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Diabetes mellitus or diabetes is a chronic metabolic disorder, which can lead to serious health complications if left untreated. While there is no cure for diabetes, it can be effectively managed through medication, diet, exercise, and an overall healthy lifestyle.
Healthy eating plays a key role in the management of diabetes. Although the meal plan for diabetics has to be customized according to each individual patient, there are general healthy eating recommendations to effectively manage diabetes.
Worst Foods If You Have Diabetes
Excessive consumption of foods high in added sugar, refined carbohydrates, and highly processed food products are harmful to people with diabetes because they cause a rapid increase in blood sugar and impair long-term blood glucose control. (4)
Some examples of foods high in added sugar are soda, candies, and desserts such as cakes, cookies, and ice cream. Excessive consumption of highly processed foods and refined grain products, such as white rice, refined-grain pasta, and refined flour products, are also harmful.
Dried fruits may have a high concentration of sugar content. It’s best to avoid these, but if you are going to eat them, try to eat them in moderation.
It may not be practical to completely eliminate these foods because of preferences, economic/social factors, and food accessibility. A better approach is to reduce the consumption of these harmful foods and replace them with healthy food choices.
Limit Your Meat Intake
Emerging evidence suggests that a high intake of red and processed meat may be associated with a higher risk of developing type 2 diabetes. (5) In contrast, plant-based, unprocessed, or minimally processed foods, may help lower the risk of chronic diseases, including type 2 diabetes. (5)
While further studies are needed to confirm the harmful effects of excessive meat consumption on diabetes management, reducing meat consumption and replacing it with healthy plant-based food choices, such as whole beans (e.g., soybeans, garbanzo beans), lentils, tofu, and quinoa may offer additional health benefits for diabetics.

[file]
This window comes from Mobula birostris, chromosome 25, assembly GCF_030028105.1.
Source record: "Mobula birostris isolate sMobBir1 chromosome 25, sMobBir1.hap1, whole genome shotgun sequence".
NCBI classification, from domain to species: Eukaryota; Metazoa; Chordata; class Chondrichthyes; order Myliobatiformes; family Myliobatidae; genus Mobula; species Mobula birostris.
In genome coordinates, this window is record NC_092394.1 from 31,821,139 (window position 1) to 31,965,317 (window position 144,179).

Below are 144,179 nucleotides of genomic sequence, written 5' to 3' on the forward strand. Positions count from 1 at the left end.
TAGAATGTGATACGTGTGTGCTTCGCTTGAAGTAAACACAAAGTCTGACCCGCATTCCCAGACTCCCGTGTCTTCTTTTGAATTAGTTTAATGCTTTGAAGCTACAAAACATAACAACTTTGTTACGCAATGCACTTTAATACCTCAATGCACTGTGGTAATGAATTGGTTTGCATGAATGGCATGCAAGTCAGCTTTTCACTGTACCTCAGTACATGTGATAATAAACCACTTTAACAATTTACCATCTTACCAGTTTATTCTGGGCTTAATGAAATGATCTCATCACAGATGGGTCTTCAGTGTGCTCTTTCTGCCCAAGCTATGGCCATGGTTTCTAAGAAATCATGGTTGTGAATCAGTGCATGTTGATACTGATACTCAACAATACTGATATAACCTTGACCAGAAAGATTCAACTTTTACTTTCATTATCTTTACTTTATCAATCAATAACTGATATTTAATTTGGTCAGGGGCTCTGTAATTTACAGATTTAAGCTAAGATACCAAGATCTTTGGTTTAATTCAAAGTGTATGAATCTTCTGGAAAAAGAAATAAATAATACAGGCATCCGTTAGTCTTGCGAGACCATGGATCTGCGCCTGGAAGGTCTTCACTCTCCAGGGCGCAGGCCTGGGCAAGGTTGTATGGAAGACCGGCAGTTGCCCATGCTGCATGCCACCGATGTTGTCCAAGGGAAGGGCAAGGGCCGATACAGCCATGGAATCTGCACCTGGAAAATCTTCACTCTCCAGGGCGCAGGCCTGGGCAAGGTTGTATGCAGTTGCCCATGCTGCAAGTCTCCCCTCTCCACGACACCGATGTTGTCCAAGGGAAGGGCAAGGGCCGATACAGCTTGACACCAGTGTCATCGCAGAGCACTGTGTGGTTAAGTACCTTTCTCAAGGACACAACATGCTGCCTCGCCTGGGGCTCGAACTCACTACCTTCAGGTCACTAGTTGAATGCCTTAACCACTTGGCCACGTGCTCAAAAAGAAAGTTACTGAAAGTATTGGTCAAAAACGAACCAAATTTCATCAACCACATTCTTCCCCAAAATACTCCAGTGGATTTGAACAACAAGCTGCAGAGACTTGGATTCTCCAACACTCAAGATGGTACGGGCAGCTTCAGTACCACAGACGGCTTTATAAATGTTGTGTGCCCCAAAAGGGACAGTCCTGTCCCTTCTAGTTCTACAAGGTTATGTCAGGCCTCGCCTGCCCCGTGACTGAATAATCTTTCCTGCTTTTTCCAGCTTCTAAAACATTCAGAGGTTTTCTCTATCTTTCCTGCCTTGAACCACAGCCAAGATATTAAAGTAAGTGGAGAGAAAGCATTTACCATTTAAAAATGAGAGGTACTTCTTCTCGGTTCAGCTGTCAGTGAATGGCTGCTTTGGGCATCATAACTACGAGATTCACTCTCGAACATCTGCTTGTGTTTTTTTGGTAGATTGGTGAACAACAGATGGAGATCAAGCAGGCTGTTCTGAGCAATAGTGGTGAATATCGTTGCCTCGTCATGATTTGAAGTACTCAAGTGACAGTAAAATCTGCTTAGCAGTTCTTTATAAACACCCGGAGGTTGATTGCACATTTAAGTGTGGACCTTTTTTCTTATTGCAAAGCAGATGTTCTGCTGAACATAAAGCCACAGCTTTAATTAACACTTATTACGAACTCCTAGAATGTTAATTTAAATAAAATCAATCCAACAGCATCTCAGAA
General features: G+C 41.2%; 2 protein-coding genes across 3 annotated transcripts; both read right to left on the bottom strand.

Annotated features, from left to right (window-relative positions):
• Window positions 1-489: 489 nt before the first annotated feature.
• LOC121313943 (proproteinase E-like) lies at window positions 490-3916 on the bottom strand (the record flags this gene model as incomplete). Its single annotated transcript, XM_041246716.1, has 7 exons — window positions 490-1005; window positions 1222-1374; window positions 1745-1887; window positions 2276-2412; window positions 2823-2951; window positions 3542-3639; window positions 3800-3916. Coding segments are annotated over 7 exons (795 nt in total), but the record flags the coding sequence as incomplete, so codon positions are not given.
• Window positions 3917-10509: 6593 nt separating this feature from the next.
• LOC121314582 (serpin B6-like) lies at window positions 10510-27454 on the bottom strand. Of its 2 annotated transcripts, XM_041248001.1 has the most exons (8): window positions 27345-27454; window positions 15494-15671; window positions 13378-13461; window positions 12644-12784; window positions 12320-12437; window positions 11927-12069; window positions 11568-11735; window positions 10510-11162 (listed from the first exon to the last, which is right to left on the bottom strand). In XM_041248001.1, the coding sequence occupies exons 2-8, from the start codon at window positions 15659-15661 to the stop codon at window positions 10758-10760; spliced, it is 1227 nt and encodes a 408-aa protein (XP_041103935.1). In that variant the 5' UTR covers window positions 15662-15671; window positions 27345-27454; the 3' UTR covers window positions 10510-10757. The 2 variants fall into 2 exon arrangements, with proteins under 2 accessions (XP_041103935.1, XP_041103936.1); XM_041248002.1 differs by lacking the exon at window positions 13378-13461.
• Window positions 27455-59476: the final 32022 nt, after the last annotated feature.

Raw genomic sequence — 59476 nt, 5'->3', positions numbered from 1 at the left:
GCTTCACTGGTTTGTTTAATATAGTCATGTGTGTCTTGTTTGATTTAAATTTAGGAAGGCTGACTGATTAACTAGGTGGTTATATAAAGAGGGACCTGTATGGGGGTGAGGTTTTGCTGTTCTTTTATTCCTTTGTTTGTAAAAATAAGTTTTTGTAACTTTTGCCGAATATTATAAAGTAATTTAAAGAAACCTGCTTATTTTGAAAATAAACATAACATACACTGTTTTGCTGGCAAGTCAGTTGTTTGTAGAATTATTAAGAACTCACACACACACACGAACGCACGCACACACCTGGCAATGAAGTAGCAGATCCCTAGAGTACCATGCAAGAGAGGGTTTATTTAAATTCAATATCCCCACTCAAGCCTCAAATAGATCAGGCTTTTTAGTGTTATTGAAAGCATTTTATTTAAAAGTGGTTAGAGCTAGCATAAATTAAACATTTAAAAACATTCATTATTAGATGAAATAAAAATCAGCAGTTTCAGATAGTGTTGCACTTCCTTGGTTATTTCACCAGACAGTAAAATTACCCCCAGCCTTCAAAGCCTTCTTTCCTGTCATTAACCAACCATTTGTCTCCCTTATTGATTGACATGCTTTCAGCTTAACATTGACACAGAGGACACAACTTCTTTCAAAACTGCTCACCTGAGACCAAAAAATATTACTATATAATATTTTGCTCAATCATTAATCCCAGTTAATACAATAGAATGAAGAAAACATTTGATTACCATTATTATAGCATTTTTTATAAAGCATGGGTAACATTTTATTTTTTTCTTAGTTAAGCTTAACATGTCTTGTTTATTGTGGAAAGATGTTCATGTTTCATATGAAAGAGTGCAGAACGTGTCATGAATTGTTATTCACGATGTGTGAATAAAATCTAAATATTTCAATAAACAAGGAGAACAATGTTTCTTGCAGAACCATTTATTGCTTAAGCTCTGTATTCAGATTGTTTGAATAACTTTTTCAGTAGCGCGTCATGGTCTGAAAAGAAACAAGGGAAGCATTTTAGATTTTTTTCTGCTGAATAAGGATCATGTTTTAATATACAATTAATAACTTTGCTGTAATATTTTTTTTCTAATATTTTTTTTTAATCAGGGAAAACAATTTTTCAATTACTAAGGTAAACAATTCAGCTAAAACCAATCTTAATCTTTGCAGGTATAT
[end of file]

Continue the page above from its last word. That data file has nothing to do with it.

Include Fruits in Your Diet
People with diabetes should be encouraged to consume a variety of fresh fruits because they are nutrient-dense foods high in fiber. Fresh fruits are healthy food choices to replace added sugar in the diet. Naturally sweet fruits offer a healthy alternative to sugar-laden desserts.
Canned fruits without added sugars should be included only when fresh fruit choices are not available. If canned fruits are to be consumed, they should be packed in their own juice and should be without any added sugars.
ALSO READ: 10 Healthy and Diabetes-Friendly Fruits
Does the Same Diet Work for Both Types of Diabetes?
The general individualized healthy eating patterns offer similar health benefits for managing both type 2 and type 1 diabetes. An important difference is that the diet for people with type 1 diabetes should take into account the insulin/medication regimen and carbohydrate content of meals.
Consistent carbohydrate intake and/or carbohydrate counting based on insulin/medication regimen is key for the management of type 1 diabetes.
Is There Any Standard Diet for All Diabetes Patients?
People with diabetes should follow individualized healthy eating patterns emphasizing nutrient-dense foods based on their preferences and goals. They need not follow any specific diet to achieve blood glucose control.
However, if a diabetic patient prefers to follow a healthy diet plan, such as the Mediterranean, plant-based, or DASH diet plan, it can be modified and individualized to optimize diabetes management.
People with diabetes should work closely with their health care providers, including an RDN, to follow individualized healthy diet patterns emphasizing nutrient-dense foods such as non-starchy vegetables, fresh fruits, and whole grains.
Meal plans for diabetics should avoid or limit the consumption of foods containing added sugars, refined carbohydrates, and highly processed foods. The healthy eating plan for overweight/obese diabetics should be individualized to promote weight loss and maintenance of healthy weight for optimizing long-term diabetes management.
People with diabetes and their RDN should work closely to individualize their diet plan to include healthy food choices to replace harmful foods based on their personal and cultural preferences, goals, and economic/social factors.
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